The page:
The U.S. intervention in Libya’s civil war, intervention that began with a surplus of confusion about capabilities and a shortage of candor about objectives, is now taking a toll on the rule of law. In a bipartisan cascade of hypocrisies, a liberal president, with the collaborative silence of most congressional conservatives, is traducing the War Powers Resolution.
Enacted in 1973 over President Nixon’s veto, the WPR may or may not be wise. It is, however, unquestionably a law, and Barack Obama certainly is violating it. It stipulates that a president must terminate military action 60 days after initiating it (or 90, if the president “certifies” in writing an “unavoidable military necessity” respecting the safety of U.S. forces), unless Congress approves it. Congress has been supine and silent about this war, which began more than 70 days ago.
All presidents have resented the WPR but have taken care to act “consistent with” its 48-hour reporting requirement. So on March 21, two days after the administration took the nation to war in Libya, Obama notified Congress of this obvious fact, stressing that U.S. operations would be “limited in their nature, duration, and scope” in the service of a “limited and well-defined mission.” Months ago, before it metastasized into regime change, the “well-defined” mission was to protect civilians.
In his March 28 address to the nation, Obama said “the United States will play a supporting role.” But the WPR does not leave presidential warmaking utterly unrestrained if it is a “supporting role.”
On April 1, a Justice Department memorandum devoted many words to refuting what no one is disputing, that presidents have the power to initiate military action without Congress’s permission. The WPR assumes this with its 48-hour and 60- and 90-day deadlines. The memorandum reaches the conclusion the president wants by arguing as follows: By allowing U.S. involvement in hostilities to continue for 60 or 90 days, Congress “signaled” that it considers congressional authorization “most critical” for “major, prolonged conflicts” such as Korea and Vietnam.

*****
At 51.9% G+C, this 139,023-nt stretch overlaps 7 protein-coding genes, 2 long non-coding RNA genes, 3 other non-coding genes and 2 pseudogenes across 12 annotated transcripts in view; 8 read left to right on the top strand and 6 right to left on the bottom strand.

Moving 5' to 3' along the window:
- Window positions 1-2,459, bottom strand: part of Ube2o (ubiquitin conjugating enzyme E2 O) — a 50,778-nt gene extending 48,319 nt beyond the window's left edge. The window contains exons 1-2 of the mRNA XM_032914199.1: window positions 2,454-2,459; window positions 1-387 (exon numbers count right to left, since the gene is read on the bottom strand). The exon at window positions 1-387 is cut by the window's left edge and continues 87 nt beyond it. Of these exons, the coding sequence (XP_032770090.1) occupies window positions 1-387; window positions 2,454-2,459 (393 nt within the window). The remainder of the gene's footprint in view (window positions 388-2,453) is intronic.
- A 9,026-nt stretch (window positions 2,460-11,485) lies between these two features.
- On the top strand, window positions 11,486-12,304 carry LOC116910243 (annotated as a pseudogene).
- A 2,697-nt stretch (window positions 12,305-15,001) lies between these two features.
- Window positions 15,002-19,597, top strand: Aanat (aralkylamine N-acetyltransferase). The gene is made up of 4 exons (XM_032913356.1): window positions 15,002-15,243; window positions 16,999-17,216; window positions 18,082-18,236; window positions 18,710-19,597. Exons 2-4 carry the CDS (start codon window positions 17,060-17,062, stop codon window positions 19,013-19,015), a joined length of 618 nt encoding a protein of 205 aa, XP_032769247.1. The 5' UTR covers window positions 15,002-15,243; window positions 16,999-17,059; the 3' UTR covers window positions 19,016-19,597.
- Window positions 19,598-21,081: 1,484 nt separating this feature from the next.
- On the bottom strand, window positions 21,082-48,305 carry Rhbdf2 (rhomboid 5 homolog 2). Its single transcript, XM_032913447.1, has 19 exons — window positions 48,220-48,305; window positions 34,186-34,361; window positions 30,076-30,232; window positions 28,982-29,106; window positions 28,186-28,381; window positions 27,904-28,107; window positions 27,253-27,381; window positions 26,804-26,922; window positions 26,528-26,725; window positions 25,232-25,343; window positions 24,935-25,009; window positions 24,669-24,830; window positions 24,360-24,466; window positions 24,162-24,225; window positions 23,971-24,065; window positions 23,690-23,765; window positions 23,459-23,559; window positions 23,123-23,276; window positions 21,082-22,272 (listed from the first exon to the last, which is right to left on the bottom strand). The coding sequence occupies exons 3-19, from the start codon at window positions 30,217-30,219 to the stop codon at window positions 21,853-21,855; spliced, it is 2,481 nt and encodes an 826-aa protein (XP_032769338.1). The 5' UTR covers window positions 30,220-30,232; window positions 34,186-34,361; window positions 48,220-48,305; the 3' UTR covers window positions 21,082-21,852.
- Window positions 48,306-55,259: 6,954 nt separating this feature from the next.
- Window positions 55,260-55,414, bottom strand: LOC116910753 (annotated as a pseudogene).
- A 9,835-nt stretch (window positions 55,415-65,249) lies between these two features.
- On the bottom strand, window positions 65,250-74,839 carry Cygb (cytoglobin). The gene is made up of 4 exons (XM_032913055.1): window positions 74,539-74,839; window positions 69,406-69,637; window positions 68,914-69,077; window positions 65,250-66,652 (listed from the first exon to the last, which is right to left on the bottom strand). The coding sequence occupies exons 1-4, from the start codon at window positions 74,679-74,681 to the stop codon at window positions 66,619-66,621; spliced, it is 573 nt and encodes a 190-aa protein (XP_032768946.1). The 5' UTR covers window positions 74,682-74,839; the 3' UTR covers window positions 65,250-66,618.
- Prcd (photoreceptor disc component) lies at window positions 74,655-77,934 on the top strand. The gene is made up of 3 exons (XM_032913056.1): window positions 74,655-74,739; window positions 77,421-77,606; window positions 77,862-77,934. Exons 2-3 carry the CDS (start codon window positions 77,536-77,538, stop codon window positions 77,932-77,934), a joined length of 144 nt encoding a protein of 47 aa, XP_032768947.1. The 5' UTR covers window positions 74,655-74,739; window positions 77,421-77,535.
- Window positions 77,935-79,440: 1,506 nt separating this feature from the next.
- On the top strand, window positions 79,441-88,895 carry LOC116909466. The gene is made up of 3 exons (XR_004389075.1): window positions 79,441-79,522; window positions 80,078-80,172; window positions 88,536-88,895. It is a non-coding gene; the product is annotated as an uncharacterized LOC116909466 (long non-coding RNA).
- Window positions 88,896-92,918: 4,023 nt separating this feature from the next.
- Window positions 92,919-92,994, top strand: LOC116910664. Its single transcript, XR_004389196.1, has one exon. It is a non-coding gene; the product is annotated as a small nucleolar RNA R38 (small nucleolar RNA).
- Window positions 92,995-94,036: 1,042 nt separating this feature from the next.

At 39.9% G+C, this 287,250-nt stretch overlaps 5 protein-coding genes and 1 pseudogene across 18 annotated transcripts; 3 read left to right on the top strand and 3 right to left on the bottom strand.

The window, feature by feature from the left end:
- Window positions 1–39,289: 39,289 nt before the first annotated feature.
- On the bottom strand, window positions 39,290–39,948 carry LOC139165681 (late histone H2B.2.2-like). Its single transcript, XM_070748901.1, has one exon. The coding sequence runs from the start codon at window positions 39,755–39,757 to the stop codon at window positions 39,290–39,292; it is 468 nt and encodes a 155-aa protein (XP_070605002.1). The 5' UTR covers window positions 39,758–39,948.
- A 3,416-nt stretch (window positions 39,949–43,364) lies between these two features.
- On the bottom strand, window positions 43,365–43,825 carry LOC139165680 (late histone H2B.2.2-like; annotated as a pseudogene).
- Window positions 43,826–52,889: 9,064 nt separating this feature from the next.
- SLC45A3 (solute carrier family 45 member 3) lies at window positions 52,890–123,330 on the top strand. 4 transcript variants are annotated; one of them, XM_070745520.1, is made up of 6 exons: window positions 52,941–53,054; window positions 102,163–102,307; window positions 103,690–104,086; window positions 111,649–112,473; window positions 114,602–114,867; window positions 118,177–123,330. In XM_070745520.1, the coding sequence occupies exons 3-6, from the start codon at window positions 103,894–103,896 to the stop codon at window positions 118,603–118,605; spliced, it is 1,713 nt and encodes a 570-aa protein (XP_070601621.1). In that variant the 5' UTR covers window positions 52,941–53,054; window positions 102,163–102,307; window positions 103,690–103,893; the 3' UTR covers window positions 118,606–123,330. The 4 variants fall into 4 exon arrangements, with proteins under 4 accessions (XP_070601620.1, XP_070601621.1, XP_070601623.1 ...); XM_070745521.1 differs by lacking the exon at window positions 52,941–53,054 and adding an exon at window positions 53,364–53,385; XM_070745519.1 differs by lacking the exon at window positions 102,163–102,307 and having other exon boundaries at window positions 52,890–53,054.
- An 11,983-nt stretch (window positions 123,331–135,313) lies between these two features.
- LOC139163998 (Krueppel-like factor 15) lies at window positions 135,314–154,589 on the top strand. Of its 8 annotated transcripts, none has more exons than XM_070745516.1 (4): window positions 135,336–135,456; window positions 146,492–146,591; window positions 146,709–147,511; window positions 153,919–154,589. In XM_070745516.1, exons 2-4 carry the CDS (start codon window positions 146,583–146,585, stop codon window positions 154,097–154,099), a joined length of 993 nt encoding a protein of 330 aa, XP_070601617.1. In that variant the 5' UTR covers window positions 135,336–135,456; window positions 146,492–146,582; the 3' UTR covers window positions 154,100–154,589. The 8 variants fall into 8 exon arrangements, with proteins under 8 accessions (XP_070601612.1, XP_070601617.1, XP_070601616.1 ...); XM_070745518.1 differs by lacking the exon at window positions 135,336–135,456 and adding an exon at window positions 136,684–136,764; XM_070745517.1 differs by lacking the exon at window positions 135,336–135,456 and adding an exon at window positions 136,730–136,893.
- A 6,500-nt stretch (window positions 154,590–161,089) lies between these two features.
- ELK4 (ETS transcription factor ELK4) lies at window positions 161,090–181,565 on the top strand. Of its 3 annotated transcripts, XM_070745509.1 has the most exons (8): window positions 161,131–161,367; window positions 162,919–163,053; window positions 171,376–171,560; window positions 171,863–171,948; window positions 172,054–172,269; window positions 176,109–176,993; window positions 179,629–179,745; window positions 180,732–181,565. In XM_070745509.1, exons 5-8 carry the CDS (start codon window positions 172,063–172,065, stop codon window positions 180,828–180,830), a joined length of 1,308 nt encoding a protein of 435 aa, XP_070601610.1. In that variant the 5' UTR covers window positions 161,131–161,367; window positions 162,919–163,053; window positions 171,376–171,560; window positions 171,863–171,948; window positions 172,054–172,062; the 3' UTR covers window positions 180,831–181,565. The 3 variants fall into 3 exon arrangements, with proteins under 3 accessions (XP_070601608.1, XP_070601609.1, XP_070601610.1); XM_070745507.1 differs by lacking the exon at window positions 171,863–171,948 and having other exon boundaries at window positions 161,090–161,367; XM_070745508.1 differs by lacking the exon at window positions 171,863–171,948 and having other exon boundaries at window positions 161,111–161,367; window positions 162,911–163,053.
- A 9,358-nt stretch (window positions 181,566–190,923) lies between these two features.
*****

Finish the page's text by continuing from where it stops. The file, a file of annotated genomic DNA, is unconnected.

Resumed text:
But Congress did not “signal” this. It stipulated deadlines.
After 60 days, on May 20, Obama wrote to congressional leaders noting that since April 4, U.S. “participation” has involved “non-kinetic support” (intelligence, logistics, refueling) — but also decidedly kinetic attacks on Libyan air defenses and other targets of “the NATO-led” forces. He said U.S. support is “crucial” but “we are no longer in the lead.”
This is meretricious. We are not conspicuously leading this war by committee, a.k.a. NATO, but NATO would not act without us, and absent U.S. assets the Libyan campaign could not continue.
Sen. Richard Lugar — former chairman of and currently ranking Republican on the Foreign Relations Committee — normally is as placid as an Indiana meadow, but in a tart May 23 letter to Obama, Lugar charged that Obama’s commitments to consult with Congress and act “consistent with” the WPR “have not been fulfilled.” Lugar said that the administration recently “canceled without explanation” a committee briefing on Libya by the vice chairman of the Joint Chiefs of Staff and declined the committee’s request that a Defense Department official testify at another hearing — where the one administration official who did appear, from the State Department, “declined to answer questions about our military operations in Libya on the ground that such questions would be more appropriately answered by the Defense Department.”
Stonewalling is, perhaps, prudent when policy is ludicrous. It is, however, intolerable in the third month of a war that Obama said would involve days, not weeks. And as Lugar said with notable understatement, U.S. operations “have assumed a different character than you suggested when you announced the decision to initiate them.” Obama has made a perfunctory request for congressional approval of this war but clearly will proceed without it.
Liberals are situational ethicists regarding presidential warmaking: Imagine their comportment if Obama’s predecessor — who got congressional authorization for his uses of force — had behaved as Obama is doing regarding Libya. Most conservatives, who preen about their commitment to keeping government on a short leash, seem anesthetized by the administration’s sophistries.
“No president,” says Sen. John McCain, “has ever recognized the constitutionality of the War Powers Act, and neither do I. So I don’t feel bound by any deadline.” Oh? No law is actually a law if presidents and senators do not “recognize” it? Now, there is an interesting alternative to judicial review, and an indicator of how executive aggrandizement and legislative dereliction of duty degrade the rule of law.